“Married Someone So Lazy”: Man Eats His Words, Realizing He’s The “Lazy” Hypocrite

“Married Someone So Lazy”: Man Eats His Words, Realizing He’s The “Lazy” Hypocrite

If you spend an inordinate amount of time with someone, you’re bound to have disagreements. For Reddit user Secretpies, the latest one she had with her husband was about shopping.

She wanted to move the vehicle as close to the store as possible, but he thought it would make them lazy. The couple drove out to get a few pieces of furniture; however, when they needed to take the boxes to the car, the woman and her spouse had different ideas on how to proceed.

This woman refused to carry the furniture she bought with her husband to their car

“Married Someone So Lazy”: Man Eats His Words, Realizing He’s The “Lazy” Hypocrite

“The problem is that the cycle [of proving each other wrong] is fruitless, with each member of the couple becoming their own attorney and generating arguments as if they are dueling attorneys in a courtroom,” he wrote. According to Meyers, when a couple argues ineffectively, both of them focus on their own ego and get stuck in a fight-or-flight mindset in which there is theoretically one winner and one loser. Therefore, rather than seeing their partner as an ally, these types of arguments force people to look at their significant other as an opponent.

So he called her lazy and their disagreement started quickly escalating

“Married Someone So Lazy”: Man Eats His Words, Realizing He’s The “Lazy” Hypocrite
“Married Someone So Lazy”: Man Eats His Words, Realizing He’s The “Lazy” Hypocrite
“Married Someone So Lazy”: Man Eats His Words, Realizing He’s The “Lazy” Hypocrite
“Married Someone So Lazy”: Man Eats His Words, Realizing He’s The “Lazy” Hypocrite
“Married Someone So Lazy”: Man Eats His Words, Realizing He’s The “Lazy” Hypocrite
“Married Someone So Lazy”: Man Eats His Words, Realizing He’s The “Lazy” Hypocrite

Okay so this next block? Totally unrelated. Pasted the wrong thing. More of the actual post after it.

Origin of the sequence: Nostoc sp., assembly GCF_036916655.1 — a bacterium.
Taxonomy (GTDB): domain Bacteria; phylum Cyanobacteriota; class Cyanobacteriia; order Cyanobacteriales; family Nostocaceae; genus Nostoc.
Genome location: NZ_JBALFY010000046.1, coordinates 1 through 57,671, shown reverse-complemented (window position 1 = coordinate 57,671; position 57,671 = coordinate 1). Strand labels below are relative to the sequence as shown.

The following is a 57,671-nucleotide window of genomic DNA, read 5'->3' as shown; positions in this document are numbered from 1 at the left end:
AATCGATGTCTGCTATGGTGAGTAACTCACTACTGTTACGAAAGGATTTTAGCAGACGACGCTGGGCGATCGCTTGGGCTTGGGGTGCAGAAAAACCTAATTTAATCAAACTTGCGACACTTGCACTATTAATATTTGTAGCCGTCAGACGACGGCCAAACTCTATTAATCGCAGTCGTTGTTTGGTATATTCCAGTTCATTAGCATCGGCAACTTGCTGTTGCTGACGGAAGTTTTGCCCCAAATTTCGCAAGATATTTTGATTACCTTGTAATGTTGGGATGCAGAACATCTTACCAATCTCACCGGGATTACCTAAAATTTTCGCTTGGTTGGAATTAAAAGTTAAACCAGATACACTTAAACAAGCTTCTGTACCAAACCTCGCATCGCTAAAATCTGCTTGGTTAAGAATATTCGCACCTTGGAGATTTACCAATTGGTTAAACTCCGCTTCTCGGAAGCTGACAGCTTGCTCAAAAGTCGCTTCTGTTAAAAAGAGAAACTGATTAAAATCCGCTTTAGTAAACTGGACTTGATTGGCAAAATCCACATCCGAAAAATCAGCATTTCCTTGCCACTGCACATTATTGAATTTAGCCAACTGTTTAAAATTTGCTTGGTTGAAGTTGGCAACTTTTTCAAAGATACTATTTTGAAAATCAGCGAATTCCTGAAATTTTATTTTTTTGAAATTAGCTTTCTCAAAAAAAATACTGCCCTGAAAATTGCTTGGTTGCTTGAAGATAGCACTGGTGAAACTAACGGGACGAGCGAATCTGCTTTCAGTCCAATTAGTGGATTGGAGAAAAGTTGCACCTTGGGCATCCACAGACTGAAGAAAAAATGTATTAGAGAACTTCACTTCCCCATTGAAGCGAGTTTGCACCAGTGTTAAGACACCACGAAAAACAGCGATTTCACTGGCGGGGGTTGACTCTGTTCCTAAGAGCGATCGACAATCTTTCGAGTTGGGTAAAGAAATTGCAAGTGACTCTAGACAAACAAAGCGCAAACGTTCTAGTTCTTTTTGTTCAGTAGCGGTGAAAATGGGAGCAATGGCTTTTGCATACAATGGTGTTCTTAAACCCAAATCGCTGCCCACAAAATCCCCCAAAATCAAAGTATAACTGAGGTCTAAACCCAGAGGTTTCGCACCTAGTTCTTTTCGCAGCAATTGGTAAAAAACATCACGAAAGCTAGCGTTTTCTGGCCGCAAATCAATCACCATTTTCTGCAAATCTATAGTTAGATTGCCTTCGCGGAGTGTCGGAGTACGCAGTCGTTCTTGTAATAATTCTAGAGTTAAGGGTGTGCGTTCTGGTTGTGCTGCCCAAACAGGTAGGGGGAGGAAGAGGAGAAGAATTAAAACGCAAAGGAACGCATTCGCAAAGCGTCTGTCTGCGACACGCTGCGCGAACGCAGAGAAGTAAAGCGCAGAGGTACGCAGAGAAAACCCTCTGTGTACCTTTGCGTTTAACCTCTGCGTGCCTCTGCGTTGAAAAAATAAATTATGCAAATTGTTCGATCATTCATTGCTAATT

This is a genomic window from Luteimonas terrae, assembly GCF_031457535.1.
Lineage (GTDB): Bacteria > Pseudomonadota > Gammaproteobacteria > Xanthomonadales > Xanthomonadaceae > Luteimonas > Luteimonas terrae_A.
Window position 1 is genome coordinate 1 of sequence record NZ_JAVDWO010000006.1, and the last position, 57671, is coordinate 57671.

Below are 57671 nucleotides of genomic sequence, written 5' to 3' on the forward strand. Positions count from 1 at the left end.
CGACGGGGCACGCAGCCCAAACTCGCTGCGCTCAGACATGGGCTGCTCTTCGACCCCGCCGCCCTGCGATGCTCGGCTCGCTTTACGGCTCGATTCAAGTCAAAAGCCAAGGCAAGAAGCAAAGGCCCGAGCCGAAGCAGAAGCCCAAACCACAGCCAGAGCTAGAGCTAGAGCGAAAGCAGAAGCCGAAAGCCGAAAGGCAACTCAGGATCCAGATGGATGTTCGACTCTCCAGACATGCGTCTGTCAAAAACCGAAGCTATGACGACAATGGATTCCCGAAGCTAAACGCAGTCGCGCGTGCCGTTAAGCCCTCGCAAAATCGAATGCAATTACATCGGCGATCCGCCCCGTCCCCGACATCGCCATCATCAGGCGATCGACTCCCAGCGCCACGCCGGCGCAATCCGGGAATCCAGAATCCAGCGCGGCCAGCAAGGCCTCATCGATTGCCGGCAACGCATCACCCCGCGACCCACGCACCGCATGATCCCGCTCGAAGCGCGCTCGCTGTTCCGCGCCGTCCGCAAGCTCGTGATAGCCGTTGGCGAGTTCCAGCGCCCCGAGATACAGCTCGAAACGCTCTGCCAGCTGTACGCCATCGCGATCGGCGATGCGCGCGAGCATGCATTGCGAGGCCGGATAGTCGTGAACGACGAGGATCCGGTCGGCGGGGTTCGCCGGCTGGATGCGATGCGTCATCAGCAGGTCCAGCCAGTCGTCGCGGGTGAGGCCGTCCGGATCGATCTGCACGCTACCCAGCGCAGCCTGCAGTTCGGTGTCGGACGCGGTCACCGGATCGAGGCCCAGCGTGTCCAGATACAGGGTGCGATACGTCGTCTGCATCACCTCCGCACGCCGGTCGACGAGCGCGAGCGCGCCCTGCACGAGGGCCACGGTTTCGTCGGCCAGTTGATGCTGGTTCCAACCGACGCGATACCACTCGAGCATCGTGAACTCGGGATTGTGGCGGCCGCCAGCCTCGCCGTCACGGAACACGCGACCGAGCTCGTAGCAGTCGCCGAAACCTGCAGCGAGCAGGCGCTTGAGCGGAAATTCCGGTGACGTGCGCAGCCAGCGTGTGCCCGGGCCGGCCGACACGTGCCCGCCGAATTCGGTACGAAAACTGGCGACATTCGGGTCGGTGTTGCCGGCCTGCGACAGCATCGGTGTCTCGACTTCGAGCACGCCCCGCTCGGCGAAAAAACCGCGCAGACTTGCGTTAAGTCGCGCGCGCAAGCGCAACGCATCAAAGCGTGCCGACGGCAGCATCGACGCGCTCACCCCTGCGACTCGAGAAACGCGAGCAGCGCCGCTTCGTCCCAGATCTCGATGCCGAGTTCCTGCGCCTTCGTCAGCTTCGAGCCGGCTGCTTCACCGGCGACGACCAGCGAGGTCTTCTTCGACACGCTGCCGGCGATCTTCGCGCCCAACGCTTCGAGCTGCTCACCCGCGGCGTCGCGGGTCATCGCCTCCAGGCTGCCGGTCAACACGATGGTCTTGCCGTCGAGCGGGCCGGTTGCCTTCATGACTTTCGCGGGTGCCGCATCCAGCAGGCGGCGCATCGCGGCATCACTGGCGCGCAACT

“Married Someone So Lazy”: Man Eats His Words, Realizing He’s The “Lazy” Hypocrite

Proving each other wrong almost never helps couples

As a psychologist who works with clients, Dr. Seth Meyers often observes similar issues between romantic partners.

“Married Someone So Lazy”: Man Eats His Words, Realizing He’s The “Lazy” Hypocrite

“The problem is that the cycle [of proving each other wrong] is fruitless, with each member of the couple becoming their own attorney and generating arguments as if they are dueling attorneys in a courtroom,” he wrote. According to Meyers, when a couple argues ineffectively, both of them focus on their own ego and get stuck in a fight-or-flight mindset in which there is theoretically one winner and one loser. Therefore, rather than seeing their partner as an ally, these types of arguments force people to look at their significant other as an opponent.

When this win-lose dynamic gets reinforced, the effect is simple: rather than anyone winning or feeling more understood, each member of the couple feels further isolated and frustrated,” Meyers explained. In her book Radical Compassion, psychologist and meditation teacher Tara Brach notes that reacting too quickly and too emotionally is usually the primary factor that continues and strengthens these conflicts.

Brach says that understanding and investigating, not labeling and dismissing, are the things that help couples navigate their everyday lives. Nobody wins when everyone gets too focused on how right they are and wrong the other is. Instead, we should strive to show more care toward not just our own, but also our partner’s feelings, as irrational or unfair as their behavior may appear at first.

However, judging from the last passage of the woman’s post, it sounds like it might be too late for her and her husband.

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